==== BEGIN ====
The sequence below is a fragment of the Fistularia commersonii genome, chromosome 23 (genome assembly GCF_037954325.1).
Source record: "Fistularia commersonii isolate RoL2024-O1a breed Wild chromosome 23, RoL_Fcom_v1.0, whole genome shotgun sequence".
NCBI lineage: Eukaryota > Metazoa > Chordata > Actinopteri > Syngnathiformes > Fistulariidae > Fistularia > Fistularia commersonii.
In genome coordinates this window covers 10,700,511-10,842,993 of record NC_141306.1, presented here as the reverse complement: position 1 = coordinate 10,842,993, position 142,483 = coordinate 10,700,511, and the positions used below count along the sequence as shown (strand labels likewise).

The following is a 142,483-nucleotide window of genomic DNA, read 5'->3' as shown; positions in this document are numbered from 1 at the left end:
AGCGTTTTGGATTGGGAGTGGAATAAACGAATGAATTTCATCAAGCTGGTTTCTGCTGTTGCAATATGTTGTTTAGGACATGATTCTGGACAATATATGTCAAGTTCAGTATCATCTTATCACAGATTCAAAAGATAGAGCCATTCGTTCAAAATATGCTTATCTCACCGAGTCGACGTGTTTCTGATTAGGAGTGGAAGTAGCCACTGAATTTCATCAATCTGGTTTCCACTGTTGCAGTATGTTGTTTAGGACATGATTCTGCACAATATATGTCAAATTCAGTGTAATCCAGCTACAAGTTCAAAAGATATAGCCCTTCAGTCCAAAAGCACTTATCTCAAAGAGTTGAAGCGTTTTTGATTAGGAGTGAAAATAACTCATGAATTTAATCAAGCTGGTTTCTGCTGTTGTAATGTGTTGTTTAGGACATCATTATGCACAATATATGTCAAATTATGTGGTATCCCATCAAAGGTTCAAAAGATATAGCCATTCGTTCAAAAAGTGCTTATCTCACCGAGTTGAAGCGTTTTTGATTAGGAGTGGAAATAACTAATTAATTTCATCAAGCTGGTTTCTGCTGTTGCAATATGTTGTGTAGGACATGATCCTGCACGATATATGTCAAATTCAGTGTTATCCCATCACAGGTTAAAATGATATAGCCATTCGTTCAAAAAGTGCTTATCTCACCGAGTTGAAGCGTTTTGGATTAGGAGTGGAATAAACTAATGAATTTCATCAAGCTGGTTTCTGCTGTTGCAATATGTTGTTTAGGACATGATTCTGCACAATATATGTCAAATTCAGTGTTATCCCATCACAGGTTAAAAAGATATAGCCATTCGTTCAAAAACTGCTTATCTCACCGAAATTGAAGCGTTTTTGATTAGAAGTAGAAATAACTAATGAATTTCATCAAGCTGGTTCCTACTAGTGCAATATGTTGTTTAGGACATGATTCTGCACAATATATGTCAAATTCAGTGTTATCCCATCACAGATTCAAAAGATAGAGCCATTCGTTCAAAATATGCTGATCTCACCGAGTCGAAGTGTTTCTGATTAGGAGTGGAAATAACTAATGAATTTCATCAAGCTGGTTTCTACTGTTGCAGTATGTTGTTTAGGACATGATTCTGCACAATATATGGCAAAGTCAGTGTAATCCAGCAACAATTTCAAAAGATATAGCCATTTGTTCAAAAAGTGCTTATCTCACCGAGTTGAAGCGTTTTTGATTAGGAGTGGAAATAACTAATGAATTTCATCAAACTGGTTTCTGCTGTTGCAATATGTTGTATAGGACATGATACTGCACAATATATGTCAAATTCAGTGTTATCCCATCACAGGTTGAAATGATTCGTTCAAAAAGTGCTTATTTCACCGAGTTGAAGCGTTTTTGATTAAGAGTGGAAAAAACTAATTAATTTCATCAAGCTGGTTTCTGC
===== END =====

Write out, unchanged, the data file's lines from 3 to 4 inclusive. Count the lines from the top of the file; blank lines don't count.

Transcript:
NCBI lineage: Eukaryota > Metazoa > Chordata > Actinopteri > Syngnathiformes > Fistulariidae > Fistularia > Fistularia commersonii.
In genome coordinates this window covers 10,700,511-10,842,993 of record NC_141306.1, presented here as the reverse complement: position 1 = coordinate 10,842,993, position 142,483 = coordinate 10,700,511, and the positions used below count along the sequence as shown (strand labels likewise).